Don't Try to Hide Things From Your Employees

Pete Ross

Photo by Christina Morillo from Pexels

I’ve seen a number of people fired since I entered the workforce over 25 years ago. Most of the time everyone who has half a brain can see it coming — the person clearly didn’t want to be there, maybe there was something shifty about them that people clearly recognised, or maybe it was apparent to many that their standard of work just wasn’t high enough and wasn’t improving. Regardless, it was clear their days were numbered because they just weren't up to it.

But what about when it’s someone who’s well liked and has a high level of respect?

Every now and then it happens, and it’s always interesting to see how management deals with it. We talk so often about personal branding in these times, and we do our best to carefully ensure that we show our best side at work, lest that personal brand become tarnished in any way. When someone liked and respected leaves the business, now it’s management’s personal brand that’s on show.

Most of the time I’m left disappointed by their response.

That’s because the most common response I’ve seen is for management to do and say nothing. They just act like it didn’t happen. No announcement on the bulletin board, no talking to that person’s immediate team about it, nothing at all. It’s as though they think people won’t notice the gigantic hole that remains, as though their mere absence is going to make people forget everything that person accomplished and how much they loved working with them.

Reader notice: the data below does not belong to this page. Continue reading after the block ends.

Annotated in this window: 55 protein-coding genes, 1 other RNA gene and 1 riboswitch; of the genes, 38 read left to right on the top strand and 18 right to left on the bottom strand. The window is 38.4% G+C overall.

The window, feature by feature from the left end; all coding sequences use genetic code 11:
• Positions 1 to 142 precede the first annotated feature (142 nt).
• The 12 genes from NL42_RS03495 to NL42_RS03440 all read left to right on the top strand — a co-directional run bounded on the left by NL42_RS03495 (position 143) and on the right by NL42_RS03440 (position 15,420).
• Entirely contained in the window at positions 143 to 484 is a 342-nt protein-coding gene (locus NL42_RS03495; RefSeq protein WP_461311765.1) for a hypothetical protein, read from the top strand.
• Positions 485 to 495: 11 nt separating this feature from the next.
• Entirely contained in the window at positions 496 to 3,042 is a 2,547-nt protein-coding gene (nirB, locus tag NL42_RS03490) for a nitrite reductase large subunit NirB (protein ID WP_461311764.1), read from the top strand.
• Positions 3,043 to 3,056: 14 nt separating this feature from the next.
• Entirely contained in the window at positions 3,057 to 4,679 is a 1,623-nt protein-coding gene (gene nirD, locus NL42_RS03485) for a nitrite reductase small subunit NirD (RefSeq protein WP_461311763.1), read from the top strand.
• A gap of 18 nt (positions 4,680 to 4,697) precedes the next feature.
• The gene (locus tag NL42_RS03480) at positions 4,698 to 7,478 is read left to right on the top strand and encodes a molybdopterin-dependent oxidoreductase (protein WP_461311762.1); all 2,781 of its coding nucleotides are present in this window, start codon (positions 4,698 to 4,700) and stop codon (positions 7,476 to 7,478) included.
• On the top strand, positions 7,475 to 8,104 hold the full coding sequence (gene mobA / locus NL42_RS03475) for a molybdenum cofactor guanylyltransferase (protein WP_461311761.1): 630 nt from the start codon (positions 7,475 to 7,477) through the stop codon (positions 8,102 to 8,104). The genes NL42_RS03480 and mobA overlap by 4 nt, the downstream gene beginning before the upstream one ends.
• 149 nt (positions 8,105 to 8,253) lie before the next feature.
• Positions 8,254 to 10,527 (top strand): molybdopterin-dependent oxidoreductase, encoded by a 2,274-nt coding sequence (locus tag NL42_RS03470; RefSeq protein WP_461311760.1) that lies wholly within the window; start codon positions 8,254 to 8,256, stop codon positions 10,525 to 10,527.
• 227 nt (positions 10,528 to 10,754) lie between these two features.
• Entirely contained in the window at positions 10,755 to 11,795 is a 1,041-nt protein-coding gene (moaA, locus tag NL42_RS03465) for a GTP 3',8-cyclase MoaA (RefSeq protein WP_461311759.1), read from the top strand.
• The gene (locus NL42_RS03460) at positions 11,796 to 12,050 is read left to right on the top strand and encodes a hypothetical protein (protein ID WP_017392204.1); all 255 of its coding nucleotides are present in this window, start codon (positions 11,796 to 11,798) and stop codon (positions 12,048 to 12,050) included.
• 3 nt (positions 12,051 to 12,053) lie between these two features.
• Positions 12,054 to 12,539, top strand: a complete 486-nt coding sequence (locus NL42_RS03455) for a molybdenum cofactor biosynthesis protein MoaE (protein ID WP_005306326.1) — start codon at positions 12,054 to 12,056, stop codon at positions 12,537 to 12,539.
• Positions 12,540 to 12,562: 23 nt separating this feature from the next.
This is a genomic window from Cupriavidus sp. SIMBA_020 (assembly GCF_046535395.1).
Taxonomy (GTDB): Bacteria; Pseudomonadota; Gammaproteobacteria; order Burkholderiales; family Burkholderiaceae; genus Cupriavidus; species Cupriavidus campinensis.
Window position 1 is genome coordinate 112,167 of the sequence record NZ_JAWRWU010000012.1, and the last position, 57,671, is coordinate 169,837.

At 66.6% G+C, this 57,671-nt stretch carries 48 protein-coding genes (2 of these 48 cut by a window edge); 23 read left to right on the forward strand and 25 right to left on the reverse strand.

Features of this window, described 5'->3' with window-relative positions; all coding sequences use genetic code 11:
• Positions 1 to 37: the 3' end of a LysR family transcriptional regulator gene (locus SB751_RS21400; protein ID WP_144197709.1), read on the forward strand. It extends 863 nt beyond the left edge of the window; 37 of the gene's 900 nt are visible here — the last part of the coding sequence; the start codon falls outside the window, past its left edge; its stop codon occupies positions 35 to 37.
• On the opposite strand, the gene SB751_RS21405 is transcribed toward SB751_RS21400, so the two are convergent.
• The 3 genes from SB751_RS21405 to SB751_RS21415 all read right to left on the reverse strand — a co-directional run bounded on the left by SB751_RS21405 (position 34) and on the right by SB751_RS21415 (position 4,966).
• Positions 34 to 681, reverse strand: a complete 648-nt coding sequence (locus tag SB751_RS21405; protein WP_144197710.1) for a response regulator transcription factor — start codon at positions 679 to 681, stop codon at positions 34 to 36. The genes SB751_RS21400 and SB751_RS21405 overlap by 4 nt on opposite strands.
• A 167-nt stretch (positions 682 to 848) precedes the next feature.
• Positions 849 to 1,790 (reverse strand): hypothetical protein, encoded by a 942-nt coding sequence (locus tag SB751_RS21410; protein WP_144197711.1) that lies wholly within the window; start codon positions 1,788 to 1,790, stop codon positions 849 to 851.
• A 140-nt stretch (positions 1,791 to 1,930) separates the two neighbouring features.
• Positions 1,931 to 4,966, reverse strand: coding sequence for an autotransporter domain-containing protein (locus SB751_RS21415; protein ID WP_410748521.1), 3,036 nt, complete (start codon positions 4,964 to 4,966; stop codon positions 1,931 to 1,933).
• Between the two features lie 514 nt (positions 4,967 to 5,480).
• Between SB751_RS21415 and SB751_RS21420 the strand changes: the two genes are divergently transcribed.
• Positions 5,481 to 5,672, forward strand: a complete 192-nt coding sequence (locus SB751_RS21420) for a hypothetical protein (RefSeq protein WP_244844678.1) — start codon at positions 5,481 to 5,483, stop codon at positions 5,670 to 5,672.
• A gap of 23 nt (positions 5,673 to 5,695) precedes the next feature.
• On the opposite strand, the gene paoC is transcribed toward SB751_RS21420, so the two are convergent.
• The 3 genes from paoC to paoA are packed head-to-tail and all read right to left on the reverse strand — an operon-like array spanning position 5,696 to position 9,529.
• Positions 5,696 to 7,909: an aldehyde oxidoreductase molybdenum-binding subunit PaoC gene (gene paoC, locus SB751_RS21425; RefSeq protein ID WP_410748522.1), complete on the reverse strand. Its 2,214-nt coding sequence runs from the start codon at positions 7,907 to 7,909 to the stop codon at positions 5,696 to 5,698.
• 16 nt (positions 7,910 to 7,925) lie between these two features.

Here’s a newsflash for you: not addressing someone leaving - whether they've been fired or left of their own accord, is going to make everyone notice even more than if you’d written something, anything.

The worst part of such a response is that if the person had sexually harassed another employee or done something similarly egregious, it would have been communicated by management. There would be training courses, memos sent out, and teams notified. It says something about our current reality that someone who was great can leave without a trace, while someone who monumentally fucks up garners more management attention.

What does best practice look like?

I don’t know what HR types would say is best practice, but I know what I see as best practice: confronting it head on and telling everyone the issue. When an employee who is well liked and/or highly respected either leaves the business or is fired, people are going to find out how and why it happened anyway. This is 2021. Even if there wasn’t social media where we can all contact each other instantly, someone is always close enough to the person who left to speak to them and from there, it just filters through the grapevine.

So now you’re going to have a bunch of employees who have one side of the story and will be angry at management for what has happened, because you’ve decided to keep everyone in the dark about what actually went down. When people don’t answer a question in court, it makes us all suspicious, because we know that they’re probably hiding something. If you do the same thing as a manager when everyone has the ex-employee’s side of the story, they’ll assume that it really is your fault.